While some journalists fret foolishly about truth and facts, there is another war being waged, using big data, artificial intelligence and social media manipulation. With some success, it must be said. It might be worthwhile putting down your smartphone for 15 minutes to read this story.
And if you haven’t read “Dark Money”, now would be a good time to catch up on big money, and its chilling hard-right agenda, which pops up regularly in speeches by the US’s current president.
And here’s one front in this effort, thanks to the Guardian.
On its website, Cambridge Analytica makes the astonishing boast that it has psychological profiles based on 5,000 separate pieces of data on 220 million American voters – its USP is to use this data to understand people’s deepest emotions and then target them accordingly. The system, according to Albright, amounted to a “propaganda machine”. . .
Facebook was the key to the entire campaign, Wigmore explained. A Facebook ‘like’, he said, was their most “potent weapon”. “Because using artificial intelligence, as we did, tells you all sorts of things about that individual and how to convince them with what sort of advert. And you knew there would also be other people in their network who liked what they liked, so you could spread. And then you follow them. The computer never stops learning and it never stops monitoring.” . . .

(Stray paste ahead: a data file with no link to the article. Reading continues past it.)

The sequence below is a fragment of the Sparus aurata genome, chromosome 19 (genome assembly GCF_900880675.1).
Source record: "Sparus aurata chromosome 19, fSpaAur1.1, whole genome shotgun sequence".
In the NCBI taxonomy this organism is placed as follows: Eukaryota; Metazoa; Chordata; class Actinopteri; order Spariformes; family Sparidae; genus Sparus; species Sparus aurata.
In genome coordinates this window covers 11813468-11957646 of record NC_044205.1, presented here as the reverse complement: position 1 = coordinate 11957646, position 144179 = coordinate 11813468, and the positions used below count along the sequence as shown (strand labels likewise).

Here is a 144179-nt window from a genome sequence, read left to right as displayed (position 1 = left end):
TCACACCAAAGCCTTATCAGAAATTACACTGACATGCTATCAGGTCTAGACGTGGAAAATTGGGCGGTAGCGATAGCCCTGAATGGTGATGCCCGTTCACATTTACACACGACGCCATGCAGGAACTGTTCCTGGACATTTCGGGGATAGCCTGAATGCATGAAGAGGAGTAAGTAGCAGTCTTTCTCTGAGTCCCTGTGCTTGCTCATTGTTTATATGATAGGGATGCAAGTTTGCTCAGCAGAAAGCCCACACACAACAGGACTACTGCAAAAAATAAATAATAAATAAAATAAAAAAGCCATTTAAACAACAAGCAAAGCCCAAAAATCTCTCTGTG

But then there’s increasing evidence that our public arenas – the social media sites where we post our holiday snaps or make comments about the news – are a new battlefield where international geopolitics is playing out in real time. It’s a new age of propaganda. But whose? This week, Russia announced the formation of a new branch of the military: “information warfare troops”.
Sam Woolley of the Oxford Internet Institute’s computational propaganda institute tells me that one third of all traffic on Twitter before the EU referendum was automated “bots” – accounts that are programmed to look like people, to act like people, and to change the conversation, to make topics trend. And they were all for Leave. Before the US election, they were five-to-one in favour of Trump – many of them Russian. Last week they have been in action in the Stoke byelection – Russian bots, organised by who? – attacking Paul Nuttall. . . .
“Politics is war,” said Steve Bannon last year in the Wall Street Journal. And increasingly this looks to be true. . . .
Many of the techniques were refined in Russia, [Oxford Internet Institute’s Unit for Computational Propaganda… director, Phil Howard] says, and then exported everywhere else. “You have these incredible propaganda tools developed in an authoritarian regime moving into a free market economy with a complete regulatory vacuum. What you get is a firestorm.”